When you're thinking about your ex to the extent that these thoughts are interfering with your day-to-day life, he's become your focus, notes April Masini, author and relationship expert at AskApril.com. He shouldn't be your focus — you should be your focus. "It's understandable that breaking up requires a transition period, but after a few months, these thoughts should taper off, and you should focus more on what's in front of you that's possible, and not on what's behind you," she advises.
Following a breakup, it's a good idea to cut social media ties with an ex. If you haven't, you're likely still too attached. "You're going to be tortured by his presence on your social media, especially when he starts dating," says Masini. "You won't be able to enjoy your social media friends and contacts when you're always clicking on his information."
As Masini tells us, keeping your ex on Facebook or similar can easily lead to stalking. The information is readily available and oh-so-tempting to pore over again and again. But, she warns that you won't get the whole story behind the photos or the tweets, just enough to lure you in and get you addicted: "Stalking means you've given up your power and you're investing it in a failed relationship."
True story: For about six months after my last breakup, the first thing I did every morning, even before coffee, was check my ex's Facebook, Twitter and Instagram. Finally my best friend came over and deleted him from all platforms to save my sanity. I love her for it. Rochelle, 28
Continuously asking his friends or your mutual friends for information about your ex is a mistake and a big step into crazy ex territory. "Before you know it, you're going to get a reputation, and you'll start noticing your invitations are dissipating," says Masini. "If you can't stop asking or wondering, make new friends who don't know him," she advises.
True story: I convinced myself it was better to ask about my ex than not talk about him because I thought it made me seem like I was more over it. But really I just ended up sounding like a broken record and if I'm honest, a bit of a stalker. Anonymous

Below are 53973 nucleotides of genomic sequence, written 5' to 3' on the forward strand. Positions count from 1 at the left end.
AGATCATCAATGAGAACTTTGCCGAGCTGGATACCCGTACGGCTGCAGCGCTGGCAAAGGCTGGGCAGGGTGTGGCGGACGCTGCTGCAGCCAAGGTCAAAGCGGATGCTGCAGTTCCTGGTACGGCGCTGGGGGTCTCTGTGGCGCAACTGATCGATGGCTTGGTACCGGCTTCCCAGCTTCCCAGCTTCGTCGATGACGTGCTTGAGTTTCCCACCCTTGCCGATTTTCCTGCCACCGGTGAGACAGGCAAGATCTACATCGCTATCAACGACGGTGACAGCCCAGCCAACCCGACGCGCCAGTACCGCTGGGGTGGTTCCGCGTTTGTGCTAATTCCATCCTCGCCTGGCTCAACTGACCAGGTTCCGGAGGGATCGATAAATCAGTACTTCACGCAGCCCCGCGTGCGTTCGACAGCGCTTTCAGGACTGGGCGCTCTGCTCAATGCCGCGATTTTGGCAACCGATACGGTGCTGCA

Do yourself (and your dignity) a favor and stay away from places you know he'll be. "As soon as he realizes you're following him, or worse, showing up at his haunts before he even gets there, he's going to eventually find new places to hang out and you'll be out of the loop," warns Masini. She suggests using the breakup as an opportunity to find a better gym, a better coffee shop and a better dog park.
True story: I was so intent on seeing my ex I joined his gym. Big mistake. It was so awkward every time I saw him I could never concentrate on my workouts and I quit a month later. Deanna, 25
Still have all his stuff? It's time to purge. "Keeping a shrine to your ex by maintaining a box of his stuff long after you've broken up with him is going to be weird at best, and obsessive at worst," Masini says. It also keeps you anchored in the past. She recommends getting his stuff together and mailing it back to him, his mom or donating it to Goodwill.
Women who chase men lose out, Masini says. And guess what? Texting, emailing and calling him count as chasing him — especially when you're initiating the chase, she explains: "I've heard from loads of women who justify doing this, but in the end, it catches up to them. If he's your ex, that means he's going to sleep with you if you make it that easy, but he's also going to be looking for relationships and sex elsewhere, too."
People do reunite, but the circumstances need to be right and both people need to be ready. But, says Masini, if he's changed the locks, is dating someone else, and you saw them perusing rings at the mall, chances are, no matter how elaborate a plan you've hatched, he's moved on: "It takes two people to get together, and one to break up."
The problem with sabotage, as tempting as it is when you find out he's dating someone else, is that you may end up driving him further away from you and more quickly into the arms of this new person. "You'll get a short-term boost and a long-term let down. The best revenge is living well, and that's a fact," says Masini. "If you really want to make him second guess himself, go have a great life and be gracious and polite."
True story: My friends and I spent so many hours and consumed many bottles of wine, hatching schemes of sabotage to scare off my ex's new girlfriend. We never put any into action, but I'm still embarrassed I was so intent on breaking them up. Laurel, 32
You might be hung up on your ex, but eventually your friends aren't going to want to hear about it. "You'll know that your friends are sick of hearing about your ex because they'll stop calling you, the calls they do make will be shorter, and you'll be invited out less and less," says Masini. "You'll start hearing about fun times you weren't included in because they didn't want to hear tales of woe."
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